1 October 2014
Research at the Tel Aviv University (TAU) has developed a cardiac patch that could negate the need for heart transplants in the future. The team, led by Dr Tal Dvir, used gold nanoparticles to engineer a novel biocompatible device.
Dr Dvir and his graduate student Michal Shevach of TAU's Department of Biotechnology, Department of Materials Science and Engineering, and Center for Nanoscience and Nanotechnology, have been developing substitutes to replace damaged heart tissue.
After a cardiac trauma, such as a heart attack, the organ is unable to repair itself as the organ contains few stem cells and cannot multiply. This means damaged hearts are vulnerable for the long term.
Because of this Dr Dvir's team have been looking for innovative methods that would restore the heart's vital function, with particular attention being focused on creating a 'cardiac patch'. In theory, these would be transplanted in the body to replace the damaged heart tissue. The TAU researchers discovered that gold particles are able to increase the conductivity of biomaterials.
Published by Nano Letters, the team have developed a model for a superior hybrid cardiac patch, using biomaterial taken from patients and gold nanoparticles.
Dr Dvir said their goal was "twofold" as they needed to engineer tissue that would not be rejected by the immune system and also create a functional patch that would not have problems with signalling or conductivity.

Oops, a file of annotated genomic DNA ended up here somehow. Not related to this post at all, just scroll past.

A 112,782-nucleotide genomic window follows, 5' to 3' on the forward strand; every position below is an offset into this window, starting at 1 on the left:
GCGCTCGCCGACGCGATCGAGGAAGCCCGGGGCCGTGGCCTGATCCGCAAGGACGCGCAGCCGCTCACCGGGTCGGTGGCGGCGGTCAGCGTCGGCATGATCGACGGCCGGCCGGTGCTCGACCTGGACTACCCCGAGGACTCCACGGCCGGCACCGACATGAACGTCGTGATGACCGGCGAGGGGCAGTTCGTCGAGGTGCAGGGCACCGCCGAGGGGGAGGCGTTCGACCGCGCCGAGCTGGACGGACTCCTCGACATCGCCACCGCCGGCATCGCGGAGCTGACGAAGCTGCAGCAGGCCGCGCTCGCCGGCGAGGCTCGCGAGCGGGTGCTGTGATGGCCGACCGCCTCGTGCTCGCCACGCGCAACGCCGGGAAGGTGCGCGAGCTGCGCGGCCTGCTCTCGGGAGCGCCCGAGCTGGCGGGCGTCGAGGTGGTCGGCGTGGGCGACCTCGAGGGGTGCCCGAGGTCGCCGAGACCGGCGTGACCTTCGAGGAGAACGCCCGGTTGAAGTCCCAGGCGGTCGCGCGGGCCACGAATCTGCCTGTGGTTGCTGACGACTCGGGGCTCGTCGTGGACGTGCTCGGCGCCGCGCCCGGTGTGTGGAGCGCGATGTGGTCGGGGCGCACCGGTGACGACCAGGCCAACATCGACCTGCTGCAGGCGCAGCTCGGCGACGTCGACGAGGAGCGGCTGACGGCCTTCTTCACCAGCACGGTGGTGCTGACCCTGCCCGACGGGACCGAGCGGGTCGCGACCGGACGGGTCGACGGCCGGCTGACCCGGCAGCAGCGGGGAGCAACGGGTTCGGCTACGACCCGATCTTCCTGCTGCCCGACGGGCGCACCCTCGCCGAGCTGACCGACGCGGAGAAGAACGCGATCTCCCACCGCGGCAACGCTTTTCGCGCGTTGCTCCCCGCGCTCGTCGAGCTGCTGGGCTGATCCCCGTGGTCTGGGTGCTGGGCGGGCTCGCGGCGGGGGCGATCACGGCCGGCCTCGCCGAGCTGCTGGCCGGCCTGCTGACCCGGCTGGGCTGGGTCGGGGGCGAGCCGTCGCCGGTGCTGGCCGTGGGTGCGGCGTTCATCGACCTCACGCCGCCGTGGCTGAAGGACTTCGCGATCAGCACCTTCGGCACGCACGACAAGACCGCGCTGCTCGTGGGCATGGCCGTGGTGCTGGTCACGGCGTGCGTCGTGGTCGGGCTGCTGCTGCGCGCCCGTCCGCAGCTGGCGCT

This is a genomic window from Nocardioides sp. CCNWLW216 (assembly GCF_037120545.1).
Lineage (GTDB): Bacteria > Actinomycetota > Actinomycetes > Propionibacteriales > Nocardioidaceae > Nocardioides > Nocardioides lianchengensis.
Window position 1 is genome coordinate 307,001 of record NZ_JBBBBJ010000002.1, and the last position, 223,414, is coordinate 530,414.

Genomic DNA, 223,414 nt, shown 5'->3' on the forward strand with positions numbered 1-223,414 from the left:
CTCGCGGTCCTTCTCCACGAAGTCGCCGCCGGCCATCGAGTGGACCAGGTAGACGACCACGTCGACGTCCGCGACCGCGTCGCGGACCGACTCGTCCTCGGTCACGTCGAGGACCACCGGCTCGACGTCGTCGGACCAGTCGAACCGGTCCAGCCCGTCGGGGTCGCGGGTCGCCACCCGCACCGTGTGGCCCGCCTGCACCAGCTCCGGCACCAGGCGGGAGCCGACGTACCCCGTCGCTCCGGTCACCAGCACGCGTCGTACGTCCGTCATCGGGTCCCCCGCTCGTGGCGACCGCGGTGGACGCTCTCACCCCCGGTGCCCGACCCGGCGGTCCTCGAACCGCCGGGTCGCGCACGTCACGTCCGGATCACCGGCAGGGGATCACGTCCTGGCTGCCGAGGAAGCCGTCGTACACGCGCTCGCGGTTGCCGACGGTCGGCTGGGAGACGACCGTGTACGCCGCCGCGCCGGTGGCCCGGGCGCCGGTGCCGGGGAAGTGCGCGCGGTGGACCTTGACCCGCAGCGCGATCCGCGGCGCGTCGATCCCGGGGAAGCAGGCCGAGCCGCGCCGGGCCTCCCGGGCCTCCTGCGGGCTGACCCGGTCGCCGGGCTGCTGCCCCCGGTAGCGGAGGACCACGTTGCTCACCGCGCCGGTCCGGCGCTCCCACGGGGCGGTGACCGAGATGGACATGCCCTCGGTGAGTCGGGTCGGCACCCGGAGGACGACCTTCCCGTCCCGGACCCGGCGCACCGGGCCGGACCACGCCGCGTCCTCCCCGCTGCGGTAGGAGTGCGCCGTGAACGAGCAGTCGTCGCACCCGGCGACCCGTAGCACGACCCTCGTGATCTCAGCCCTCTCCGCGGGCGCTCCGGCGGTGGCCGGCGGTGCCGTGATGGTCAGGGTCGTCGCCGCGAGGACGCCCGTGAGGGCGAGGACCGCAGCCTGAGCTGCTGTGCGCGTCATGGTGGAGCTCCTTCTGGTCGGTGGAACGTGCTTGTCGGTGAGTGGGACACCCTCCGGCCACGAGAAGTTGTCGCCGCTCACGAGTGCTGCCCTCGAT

Cardiac tissue is engineered by allowing cells, harvested from patients or another source, to grow on a three-dimensional scaffold. This is similar to the collagen grid that naturally supports the cells in the heart. Over time, the cells come together to form a tissue that generates its own electrical impulses and expands and contracts of its own will, which can then be transplanted into a patient to restore heart function.
Previous attempts at creating such a device has failed because immune cells detect and try to fight off the 'foreign' cells, which are usually harvested from animals. To overcome this issue, Dr Dvir's team tried a new approach, which saw them take fatty tissue from a patient's stomach. These can be easily, efficiently and quickly harvested, and does not trigger an immune response.
Another obstacle was to ensure that there were functional network signals, which is often inhibited by the complexity of the human extracellular matrix.
"Engineered patches do not establish connections immediately," said Dr Dvir. "Biomaterial harvested for a matrix tends to be insulating and thus disruptive to network signals."
Research at his Laboratory for Tissue Engineering and Regenerative Medicine, found that including gold nanoparticles into cardiac tissue was able to encourage electrical signalling between cells.
"To address our electrical signalling problem, we deposited gold nanoparticles on the surface of our patient-harvested matrix, 'decorating' the biomaterial with conductors," said Dr Dvir. "The result was that the nonimmunogenic hybrid patch contracted nicely due to the nanoparticles, transferring electrical signals much faster and more efficiently than non-modified scaffolds."
Initial findings have shown that the hybrid patch works, but the team will now have to prove that it is able to improve heart function after a heart attack, while not triggering a destructive immune response, according to Dr Dvir.
Posted by Philip Briggs
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